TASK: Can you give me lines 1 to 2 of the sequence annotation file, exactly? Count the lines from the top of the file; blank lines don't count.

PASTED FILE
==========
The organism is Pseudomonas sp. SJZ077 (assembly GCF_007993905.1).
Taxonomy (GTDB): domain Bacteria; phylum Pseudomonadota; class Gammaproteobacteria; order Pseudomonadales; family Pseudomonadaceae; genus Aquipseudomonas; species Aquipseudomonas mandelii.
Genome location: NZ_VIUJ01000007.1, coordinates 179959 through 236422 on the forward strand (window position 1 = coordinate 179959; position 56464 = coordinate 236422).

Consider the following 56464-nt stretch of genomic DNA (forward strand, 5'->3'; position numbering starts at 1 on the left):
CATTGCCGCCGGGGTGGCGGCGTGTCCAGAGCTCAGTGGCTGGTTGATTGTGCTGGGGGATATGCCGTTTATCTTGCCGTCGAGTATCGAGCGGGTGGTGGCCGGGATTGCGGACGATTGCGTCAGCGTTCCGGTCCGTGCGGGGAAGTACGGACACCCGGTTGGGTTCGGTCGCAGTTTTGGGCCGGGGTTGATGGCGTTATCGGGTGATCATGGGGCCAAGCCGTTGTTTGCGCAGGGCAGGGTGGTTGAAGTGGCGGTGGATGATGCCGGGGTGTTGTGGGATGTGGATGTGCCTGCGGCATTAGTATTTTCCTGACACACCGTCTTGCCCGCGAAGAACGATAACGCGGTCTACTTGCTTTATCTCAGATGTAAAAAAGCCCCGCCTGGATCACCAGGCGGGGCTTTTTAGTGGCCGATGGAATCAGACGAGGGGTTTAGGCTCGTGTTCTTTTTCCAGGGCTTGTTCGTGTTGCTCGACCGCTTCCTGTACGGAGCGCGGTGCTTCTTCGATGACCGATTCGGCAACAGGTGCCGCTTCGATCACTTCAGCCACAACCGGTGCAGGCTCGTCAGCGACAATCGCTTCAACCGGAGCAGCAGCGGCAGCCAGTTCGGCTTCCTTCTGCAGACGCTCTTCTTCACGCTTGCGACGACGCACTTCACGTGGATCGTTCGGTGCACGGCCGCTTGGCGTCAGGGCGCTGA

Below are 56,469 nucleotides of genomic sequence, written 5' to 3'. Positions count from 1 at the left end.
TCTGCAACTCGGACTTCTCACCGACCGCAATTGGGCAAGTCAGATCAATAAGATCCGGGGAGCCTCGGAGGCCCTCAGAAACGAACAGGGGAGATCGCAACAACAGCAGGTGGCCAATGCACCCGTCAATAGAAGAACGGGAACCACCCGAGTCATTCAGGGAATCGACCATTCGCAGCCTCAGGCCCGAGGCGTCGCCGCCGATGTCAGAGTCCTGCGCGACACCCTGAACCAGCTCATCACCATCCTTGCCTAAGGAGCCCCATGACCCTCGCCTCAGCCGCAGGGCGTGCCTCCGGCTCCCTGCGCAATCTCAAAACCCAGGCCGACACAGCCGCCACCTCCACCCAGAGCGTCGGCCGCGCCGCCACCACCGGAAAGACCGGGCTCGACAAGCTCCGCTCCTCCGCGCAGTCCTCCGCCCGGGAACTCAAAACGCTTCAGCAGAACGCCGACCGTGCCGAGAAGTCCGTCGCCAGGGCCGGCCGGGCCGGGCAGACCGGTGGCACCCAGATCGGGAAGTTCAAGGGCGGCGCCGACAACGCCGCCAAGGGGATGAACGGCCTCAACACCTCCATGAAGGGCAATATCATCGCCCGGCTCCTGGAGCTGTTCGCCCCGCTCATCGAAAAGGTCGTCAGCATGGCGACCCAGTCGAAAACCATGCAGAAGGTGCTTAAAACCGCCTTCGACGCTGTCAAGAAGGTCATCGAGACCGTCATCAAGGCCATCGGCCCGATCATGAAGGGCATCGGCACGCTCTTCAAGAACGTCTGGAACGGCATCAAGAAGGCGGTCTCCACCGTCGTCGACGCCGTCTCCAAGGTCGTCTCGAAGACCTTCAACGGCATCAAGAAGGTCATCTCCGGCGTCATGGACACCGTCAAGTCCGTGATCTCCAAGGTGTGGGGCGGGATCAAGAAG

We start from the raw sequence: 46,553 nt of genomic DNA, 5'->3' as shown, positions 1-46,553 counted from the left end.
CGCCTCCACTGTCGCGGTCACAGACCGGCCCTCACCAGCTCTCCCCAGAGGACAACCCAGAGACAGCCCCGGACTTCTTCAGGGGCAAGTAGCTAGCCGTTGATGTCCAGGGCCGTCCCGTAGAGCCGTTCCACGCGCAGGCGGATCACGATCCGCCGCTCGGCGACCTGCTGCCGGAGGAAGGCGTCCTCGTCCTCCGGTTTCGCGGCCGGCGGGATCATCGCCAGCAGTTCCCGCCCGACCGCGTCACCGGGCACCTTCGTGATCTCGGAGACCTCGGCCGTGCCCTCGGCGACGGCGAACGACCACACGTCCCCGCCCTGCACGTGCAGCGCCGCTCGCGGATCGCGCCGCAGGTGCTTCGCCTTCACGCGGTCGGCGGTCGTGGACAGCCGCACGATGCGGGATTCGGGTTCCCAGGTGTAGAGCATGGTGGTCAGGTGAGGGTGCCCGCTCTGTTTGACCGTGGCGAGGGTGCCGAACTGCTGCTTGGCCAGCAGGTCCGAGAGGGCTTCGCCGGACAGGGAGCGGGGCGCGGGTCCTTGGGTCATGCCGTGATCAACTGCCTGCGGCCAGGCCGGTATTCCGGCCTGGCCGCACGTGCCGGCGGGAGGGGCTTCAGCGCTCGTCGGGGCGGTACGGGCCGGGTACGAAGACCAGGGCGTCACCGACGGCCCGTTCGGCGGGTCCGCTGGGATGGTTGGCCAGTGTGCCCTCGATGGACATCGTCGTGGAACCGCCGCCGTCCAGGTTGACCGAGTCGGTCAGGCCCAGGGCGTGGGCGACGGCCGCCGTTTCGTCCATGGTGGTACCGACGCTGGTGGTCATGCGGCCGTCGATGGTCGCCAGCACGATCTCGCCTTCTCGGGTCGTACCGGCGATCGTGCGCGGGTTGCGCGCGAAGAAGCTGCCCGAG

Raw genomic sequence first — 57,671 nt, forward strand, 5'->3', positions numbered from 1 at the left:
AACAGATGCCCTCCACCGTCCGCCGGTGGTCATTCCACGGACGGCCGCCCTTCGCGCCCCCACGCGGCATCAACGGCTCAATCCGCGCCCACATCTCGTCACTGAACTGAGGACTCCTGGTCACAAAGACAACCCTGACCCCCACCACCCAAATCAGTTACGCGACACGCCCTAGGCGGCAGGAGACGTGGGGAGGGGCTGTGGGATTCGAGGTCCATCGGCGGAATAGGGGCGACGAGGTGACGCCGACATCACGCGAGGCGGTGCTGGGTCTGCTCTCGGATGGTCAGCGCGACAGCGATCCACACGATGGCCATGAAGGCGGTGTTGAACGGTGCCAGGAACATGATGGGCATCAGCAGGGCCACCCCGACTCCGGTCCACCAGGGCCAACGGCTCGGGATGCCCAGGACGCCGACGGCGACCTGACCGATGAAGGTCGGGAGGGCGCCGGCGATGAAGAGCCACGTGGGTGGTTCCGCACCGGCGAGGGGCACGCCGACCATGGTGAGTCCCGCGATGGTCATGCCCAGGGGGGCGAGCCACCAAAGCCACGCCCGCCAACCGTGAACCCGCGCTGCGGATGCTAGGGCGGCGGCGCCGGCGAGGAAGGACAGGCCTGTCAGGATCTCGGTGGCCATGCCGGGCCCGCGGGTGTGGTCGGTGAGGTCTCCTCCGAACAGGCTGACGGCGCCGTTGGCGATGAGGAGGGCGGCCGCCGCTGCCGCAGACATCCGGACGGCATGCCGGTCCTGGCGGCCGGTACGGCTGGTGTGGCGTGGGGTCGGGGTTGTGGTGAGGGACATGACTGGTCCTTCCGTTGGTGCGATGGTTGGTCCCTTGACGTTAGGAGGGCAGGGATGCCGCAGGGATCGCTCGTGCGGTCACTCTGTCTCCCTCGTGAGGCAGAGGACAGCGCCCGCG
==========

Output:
The organism is Pseudomonas sp. SJZ077 (assembly GCF_007993905.1).
Taxonomy (GTDB): domain Bacteria; phylum Pseudomonadota; class Gammaproteobacteria; order Pseudomonadales; family Pseudomonadaceae; genus Aquipseudomonas; species Aquipseudomonas mandelii.